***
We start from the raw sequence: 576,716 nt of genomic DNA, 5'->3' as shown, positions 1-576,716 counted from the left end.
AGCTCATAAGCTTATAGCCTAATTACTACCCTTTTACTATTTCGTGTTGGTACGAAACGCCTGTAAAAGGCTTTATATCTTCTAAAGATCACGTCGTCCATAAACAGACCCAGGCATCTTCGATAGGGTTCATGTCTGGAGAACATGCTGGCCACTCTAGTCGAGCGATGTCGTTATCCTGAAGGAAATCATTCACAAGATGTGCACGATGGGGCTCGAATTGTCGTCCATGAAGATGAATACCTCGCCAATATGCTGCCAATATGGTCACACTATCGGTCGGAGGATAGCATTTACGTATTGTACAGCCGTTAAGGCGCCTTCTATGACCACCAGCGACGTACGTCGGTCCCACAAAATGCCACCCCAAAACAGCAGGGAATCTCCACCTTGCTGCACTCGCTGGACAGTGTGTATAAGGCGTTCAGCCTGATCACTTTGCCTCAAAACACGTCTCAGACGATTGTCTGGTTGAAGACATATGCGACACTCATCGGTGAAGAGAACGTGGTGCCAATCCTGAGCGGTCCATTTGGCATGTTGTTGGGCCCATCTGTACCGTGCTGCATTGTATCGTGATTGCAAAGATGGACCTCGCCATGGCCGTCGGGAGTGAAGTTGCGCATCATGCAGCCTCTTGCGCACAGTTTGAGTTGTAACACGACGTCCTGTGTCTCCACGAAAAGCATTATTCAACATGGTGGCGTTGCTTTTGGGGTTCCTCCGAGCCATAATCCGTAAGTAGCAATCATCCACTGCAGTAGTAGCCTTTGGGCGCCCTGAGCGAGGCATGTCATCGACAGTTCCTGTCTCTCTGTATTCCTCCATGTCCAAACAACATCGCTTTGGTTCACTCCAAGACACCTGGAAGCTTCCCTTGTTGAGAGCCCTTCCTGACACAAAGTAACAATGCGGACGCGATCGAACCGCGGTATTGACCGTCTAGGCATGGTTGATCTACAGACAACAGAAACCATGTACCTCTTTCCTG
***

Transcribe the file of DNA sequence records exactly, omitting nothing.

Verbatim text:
We start from the raw sequence: 576,716 nt of genomic DNA, 5'->3' as shown, positions 1-576,716 counted from the left end.
AGCTCATAAGCTTATAGCCTAATTACTACCCTTTTACTATTTCGTGTTGGTACGAAACGCCTGTAAAAGGCTTTATATCTTCTAAAGATCACGTCGTCCATAAACAGACCCAGGCATCTTCGATAGGGTTCATGTCTGGAGAACATGCTGGCCACTCTAGTCGAGCGATGTCGTTATCCTGAAGGAAATCATTCACAAGATGTGCACGATGGGGCTCGAATTGTCGTCCATGAAGATGAATACCTCGCCAATATGCTGCCAATATGGTCACACTATCGGTCGGAGGATAGCATTTACGTATTGTACAGCCGTTAAGGCGCCTTCTATGACCACCAGCGACGTACGTCGGTCCCACAAAATGCCACCCCAAAACAGCAGGGAATCTCCACCTTGCTGCACTCGCTGGACAGTGTGTATAAGGCGTTCAGCCTGATCACTTTGCCTCAAAACACGTCTCAGACGATTGTCTGGTTGAAGACATATGCGACACTCATCGGTGAAGAGAACGTGGTGCCAATCCTGAGCGGTCCATTTGGCATGTTGTTGGGCCCATCTGTACCGTGCTGCATTGTATCGTGATTGCAAAGATGGACCTCGCCATGGCCGTCGGGAGTGAAGTTGCGCATCATGCAGCCTCTTGCGCACAGTTTGAGTTGTAACACGACGTCCTGTGTCTCCACGAAAAGCATTATTCAACATGGTGGCGTTGCTTTTGGGGTTCCTCCGAGCCATAATCCGTAAGTAGCAATCATCCACTGCAGTAGTAGCCTTTGGGCGCCCTGAGCGAGGCATGTCATCGACAGTTCCTGTCTCTCTGTATTCCTCCATGTCCAAACAACATCGCTTTGGTTCACTCCAAGACACCTGGAAGCTTCCCTTGTTGAGAGCCCTTCCTGACACAAAGTAACAATGCGGACGCGATCGAACCGCGGTATTGACCGTCTAGGCATGGTTGATCTACAGACAACAGAAACCATGTACCTCTTTCCTG